Express Rail Link construction in full swing
With 18 months to go before the opening of Kuala Lumpur's airport rail link, civil works are nearing completion and tracklaying is getting under way
Dr Aminuddin Adnan,
Chief Executive Officer, Express Rail Link Sdn Bhd
MALAYSIA: On July 27 Deputy Prime Minister Abdullah bin Haji Ahmad Badawi officiated at a ceremony in Salak Tinggi to lay the foundation stone for the Express Rail Link Maintenance & Administrative centre. He also unveiled the designs for the livery which will adorn ERL's fleet of Siemens-built trains.
The 160 km/h service between the centre of Kuala Lumpur and its new International Airport (KLIA) is due to be launched in April 2002. Construction work is in full swing along the 57 km corridor. Civil engineering at present is concentrating on the earthworks, drainage and bridges, but construction work has started on the stations and the maintenance & administrative centre, which includes the Operations Control Centre. Systems engineering is also getting under way, starting with the trackwork, power supplies and the overhead catenary.
The Express Rail Link is a key component of the Malaysian government's strategy to enhance KLIA as a transport hub for the region. At the same time, the new Sentral Station will become the main transport hub for Kuala Lumpur, integrating the ERL and its related Commuter Rail Service (CRS), main line and Komuter services operated by the national railway Keretapi Tanah Melayu Berhad, the Putra automated light metro and the KL Monorail serving the so-called Golden Triangle.
On August 25 1997 Express Rail Link Sdn Bhd, a private company owned by Tabung Haji Technologies Sdn Bhd and YTL Corporation Berhad, was awarded a 30-year concession by the government to finance, build, operate and maintain the ERL-CRS system. Total cost of the project is 2·4bn ringgit. In turn, ERL awarded an Engineering, Procurement & Construction contract on May 3 1999 to the SYZ Consortium - a joint-venture between Siemens AG of Germany, Siemens Electrical Engineering Sdn Bhd and Syarikat Pembenaan Yeoh Tiong Lay Sdn Bhd (RG 7.99 p432).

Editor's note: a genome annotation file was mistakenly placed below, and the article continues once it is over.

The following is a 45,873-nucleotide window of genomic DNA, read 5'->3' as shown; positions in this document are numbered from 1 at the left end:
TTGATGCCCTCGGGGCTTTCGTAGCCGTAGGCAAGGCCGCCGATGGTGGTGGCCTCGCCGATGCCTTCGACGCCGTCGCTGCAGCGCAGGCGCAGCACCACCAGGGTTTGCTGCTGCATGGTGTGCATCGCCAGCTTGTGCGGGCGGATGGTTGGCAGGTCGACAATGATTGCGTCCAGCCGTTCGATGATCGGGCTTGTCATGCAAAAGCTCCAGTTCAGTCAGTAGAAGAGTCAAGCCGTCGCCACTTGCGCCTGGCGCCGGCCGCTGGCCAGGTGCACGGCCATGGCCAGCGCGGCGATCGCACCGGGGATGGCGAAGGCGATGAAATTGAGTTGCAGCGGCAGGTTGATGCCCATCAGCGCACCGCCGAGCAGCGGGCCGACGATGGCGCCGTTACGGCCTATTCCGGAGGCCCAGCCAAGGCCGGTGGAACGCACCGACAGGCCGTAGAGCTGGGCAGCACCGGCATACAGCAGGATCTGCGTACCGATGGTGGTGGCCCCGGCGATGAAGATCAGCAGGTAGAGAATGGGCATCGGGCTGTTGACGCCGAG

The consortium is proceeding actively with both the civil works and systems engineering. By the end of August, 59% of civil works and 24·5% of system works had been completed. ERL expects that 80% of the civil engineering will be completed by the end of this year.
The 57 km alignment has been divided into seven sectors. Earthworks and ancillary works are in progress in all sectors. Five bridges have been completed, and another 25 are in various stages of construction. Intermediate and capping layers for the completed sub-grade are being installed on Sectors 2, 3, 6 and 7 ahead of the start of tracklaying.
Design and architectural layout for the intermediate stations at Bandar Tasik Selatan, Putrajaya, and Salak Tinggi is nearing completion. Building work has started for the Maintenance & Administrative Centre at Salak Tinggi, beginning with the main workshop and the servicing platforms in the train stabling yard.
A critical component of the project is the KL City Air Terminal, which will provide full airline check-in, and check-out facilities and other airport services. The KL CAT will be located within the new Kuala Lumpur Sentral Station, located at Brickfields, just south of the historic KTMB Central station. The new station was over 83% complete by the end of July, but the developer is currently concentrating on providing access for KTMB and Putra light rail services. Sentral Station is due to open to the public for these operations at the beginning of 2001, more than a year ahead of the ERL launch.